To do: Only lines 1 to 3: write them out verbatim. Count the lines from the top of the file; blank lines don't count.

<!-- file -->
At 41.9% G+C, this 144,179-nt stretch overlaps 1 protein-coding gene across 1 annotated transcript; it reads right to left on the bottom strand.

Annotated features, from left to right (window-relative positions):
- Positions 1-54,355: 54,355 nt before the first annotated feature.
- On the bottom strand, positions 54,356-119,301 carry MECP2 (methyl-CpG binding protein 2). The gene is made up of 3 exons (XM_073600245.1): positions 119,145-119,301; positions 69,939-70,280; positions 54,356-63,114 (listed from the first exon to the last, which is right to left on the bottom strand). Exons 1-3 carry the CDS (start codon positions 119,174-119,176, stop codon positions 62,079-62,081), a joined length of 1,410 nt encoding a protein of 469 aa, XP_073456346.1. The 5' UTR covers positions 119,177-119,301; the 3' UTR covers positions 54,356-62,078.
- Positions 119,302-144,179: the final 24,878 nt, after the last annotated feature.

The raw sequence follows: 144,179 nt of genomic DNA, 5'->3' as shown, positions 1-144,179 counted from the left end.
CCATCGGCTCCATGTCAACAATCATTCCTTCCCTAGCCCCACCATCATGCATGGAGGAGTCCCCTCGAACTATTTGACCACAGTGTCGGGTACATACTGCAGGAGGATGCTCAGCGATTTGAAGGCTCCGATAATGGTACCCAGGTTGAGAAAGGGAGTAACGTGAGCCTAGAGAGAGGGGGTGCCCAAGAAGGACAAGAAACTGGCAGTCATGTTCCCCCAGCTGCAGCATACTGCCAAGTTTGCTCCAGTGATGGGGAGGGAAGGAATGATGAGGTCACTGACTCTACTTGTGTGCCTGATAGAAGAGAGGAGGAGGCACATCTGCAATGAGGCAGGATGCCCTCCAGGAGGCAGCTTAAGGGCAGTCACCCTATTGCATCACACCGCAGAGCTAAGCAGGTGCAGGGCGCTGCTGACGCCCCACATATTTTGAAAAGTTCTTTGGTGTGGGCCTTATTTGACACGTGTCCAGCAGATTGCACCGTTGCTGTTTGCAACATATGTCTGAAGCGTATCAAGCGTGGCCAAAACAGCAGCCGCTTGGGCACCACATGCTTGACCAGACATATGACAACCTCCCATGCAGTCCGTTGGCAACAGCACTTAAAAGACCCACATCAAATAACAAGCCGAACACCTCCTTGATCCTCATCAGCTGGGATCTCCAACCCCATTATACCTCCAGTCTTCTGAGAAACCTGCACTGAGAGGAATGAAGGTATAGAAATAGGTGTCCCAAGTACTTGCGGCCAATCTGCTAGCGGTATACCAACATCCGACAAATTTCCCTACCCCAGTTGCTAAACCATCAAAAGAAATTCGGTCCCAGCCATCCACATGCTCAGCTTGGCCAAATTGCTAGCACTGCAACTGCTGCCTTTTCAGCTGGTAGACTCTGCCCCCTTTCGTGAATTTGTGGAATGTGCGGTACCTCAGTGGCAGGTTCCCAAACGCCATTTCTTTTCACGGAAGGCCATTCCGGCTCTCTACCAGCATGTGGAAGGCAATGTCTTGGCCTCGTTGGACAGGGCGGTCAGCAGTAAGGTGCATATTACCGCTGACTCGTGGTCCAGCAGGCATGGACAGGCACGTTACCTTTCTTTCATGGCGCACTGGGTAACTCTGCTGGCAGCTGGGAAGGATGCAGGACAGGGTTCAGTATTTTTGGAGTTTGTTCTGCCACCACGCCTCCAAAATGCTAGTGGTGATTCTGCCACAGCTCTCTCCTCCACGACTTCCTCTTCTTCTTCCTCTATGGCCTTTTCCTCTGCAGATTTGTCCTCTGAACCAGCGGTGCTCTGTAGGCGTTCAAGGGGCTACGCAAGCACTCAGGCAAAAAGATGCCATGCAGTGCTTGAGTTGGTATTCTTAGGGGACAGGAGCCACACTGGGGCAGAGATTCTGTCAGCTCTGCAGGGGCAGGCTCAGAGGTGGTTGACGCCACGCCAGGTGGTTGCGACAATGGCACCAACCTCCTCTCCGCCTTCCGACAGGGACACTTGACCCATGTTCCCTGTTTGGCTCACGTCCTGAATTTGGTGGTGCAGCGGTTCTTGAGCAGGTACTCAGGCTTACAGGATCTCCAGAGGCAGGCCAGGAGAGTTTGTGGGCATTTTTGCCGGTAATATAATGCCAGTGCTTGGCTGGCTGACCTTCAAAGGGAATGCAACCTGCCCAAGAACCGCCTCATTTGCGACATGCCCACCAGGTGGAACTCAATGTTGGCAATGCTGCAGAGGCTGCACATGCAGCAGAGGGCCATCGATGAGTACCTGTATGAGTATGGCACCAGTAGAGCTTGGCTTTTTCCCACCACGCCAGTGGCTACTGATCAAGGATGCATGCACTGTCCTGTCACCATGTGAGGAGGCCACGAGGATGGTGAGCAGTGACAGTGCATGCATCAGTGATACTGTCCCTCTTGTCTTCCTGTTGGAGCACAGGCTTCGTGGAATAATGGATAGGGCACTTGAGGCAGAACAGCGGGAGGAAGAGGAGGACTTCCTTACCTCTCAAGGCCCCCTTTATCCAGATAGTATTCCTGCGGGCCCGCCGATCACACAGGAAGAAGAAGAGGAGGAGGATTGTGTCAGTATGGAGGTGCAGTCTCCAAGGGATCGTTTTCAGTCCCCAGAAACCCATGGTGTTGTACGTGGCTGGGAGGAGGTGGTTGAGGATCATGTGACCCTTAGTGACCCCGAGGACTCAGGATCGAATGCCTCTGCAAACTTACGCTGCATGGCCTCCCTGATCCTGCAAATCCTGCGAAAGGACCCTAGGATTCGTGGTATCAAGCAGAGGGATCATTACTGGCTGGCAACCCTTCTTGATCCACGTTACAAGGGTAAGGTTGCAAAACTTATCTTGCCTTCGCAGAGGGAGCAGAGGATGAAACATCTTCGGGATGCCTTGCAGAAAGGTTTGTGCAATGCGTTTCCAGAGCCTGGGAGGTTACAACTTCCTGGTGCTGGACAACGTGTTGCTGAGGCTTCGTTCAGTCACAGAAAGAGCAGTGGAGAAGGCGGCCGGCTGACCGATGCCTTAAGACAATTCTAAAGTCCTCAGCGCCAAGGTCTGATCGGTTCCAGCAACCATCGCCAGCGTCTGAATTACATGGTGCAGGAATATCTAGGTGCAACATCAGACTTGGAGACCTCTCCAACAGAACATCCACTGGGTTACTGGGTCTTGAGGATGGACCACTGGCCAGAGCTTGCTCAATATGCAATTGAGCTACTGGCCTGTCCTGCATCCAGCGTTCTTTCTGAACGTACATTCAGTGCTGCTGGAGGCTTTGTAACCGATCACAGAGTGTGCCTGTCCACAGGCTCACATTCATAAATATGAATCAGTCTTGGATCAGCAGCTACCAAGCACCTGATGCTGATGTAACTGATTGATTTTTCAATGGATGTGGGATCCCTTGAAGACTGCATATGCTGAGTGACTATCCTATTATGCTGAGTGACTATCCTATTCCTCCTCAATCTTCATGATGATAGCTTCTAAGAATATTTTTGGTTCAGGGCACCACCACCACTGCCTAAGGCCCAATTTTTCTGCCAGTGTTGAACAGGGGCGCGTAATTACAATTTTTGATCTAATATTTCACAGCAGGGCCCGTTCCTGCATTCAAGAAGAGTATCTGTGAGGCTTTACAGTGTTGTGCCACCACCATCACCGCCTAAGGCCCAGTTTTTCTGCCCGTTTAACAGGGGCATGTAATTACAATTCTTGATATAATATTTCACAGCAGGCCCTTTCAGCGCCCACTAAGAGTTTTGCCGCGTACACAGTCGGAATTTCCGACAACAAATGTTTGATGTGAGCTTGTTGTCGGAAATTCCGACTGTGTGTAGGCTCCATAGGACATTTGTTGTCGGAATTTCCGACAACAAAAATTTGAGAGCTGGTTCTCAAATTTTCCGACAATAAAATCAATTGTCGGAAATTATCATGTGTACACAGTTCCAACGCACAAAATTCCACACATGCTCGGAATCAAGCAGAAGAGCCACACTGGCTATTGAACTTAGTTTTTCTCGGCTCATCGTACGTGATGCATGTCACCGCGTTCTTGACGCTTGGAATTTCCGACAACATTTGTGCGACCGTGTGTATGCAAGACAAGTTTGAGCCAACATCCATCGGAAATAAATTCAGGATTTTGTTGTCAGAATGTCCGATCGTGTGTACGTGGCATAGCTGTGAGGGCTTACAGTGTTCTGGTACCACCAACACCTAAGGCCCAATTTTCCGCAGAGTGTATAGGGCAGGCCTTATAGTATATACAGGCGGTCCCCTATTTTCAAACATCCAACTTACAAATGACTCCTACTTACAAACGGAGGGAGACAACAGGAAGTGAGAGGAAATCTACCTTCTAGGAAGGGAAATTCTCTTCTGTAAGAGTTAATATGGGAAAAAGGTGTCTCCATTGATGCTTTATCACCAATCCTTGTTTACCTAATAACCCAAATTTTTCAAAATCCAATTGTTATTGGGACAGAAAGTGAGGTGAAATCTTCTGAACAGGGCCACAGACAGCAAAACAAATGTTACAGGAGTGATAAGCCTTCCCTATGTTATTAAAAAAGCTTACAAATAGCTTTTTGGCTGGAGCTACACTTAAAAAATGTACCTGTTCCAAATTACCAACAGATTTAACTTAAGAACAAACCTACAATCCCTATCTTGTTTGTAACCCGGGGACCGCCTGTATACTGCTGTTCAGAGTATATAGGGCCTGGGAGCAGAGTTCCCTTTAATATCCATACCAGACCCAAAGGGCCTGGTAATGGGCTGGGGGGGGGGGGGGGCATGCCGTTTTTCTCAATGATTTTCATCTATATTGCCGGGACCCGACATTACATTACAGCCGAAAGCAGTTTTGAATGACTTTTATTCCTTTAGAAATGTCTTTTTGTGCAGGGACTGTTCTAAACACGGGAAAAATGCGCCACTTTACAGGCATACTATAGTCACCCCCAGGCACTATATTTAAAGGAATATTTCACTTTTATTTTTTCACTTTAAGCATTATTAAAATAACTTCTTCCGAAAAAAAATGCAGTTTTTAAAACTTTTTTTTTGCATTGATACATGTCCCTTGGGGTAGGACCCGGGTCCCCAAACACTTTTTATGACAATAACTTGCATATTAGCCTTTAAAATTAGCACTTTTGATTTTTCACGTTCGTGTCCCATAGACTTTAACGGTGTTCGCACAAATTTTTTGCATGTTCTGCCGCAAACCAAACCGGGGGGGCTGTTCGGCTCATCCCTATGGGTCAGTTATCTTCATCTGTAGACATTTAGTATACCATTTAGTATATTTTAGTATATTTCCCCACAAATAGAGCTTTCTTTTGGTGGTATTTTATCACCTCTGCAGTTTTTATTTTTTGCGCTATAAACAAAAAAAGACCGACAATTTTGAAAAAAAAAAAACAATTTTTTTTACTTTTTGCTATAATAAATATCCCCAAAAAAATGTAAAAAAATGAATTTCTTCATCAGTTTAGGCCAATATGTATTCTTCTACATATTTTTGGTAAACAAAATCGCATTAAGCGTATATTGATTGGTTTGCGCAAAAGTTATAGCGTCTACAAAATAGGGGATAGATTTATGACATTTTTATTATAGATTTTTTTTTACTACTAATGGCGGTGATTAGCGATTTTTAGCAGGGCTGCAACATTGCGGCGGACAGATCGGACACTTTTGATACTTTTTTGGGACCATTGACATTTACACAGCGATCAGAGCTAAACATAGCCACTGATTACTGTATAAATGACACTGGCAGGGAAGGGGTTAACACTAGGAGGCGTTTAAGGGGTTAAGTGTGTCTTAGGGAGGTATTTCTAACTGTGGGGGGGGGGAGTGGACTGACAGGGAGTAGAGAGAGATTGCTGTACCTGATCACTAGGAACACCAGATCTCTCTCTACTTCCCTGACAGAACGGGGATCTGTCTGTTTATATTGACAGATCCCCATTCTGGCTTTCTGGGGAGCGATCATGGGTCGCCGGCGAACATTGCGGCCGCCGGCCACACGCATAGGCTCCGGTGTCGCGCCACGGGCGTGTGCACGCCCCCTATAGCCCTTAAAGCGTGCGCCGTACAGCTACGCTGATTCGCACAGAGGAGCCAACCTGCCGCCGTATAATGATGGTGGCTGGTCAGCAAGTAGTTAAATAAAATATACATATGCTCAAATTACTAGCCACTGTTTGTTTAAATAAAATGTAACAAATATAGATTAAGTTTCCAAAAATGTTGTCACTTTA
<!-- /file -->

At 41.9% G+C, this 144,179-nt stretch overlaps 1 protein-coding gene across 1 annotated transcript; it reads right to left on the bottom strand.

Annotated features, from left to right (window-relative positions):
- Positions 1-54,355: 54,355 nt before the first annotated feature.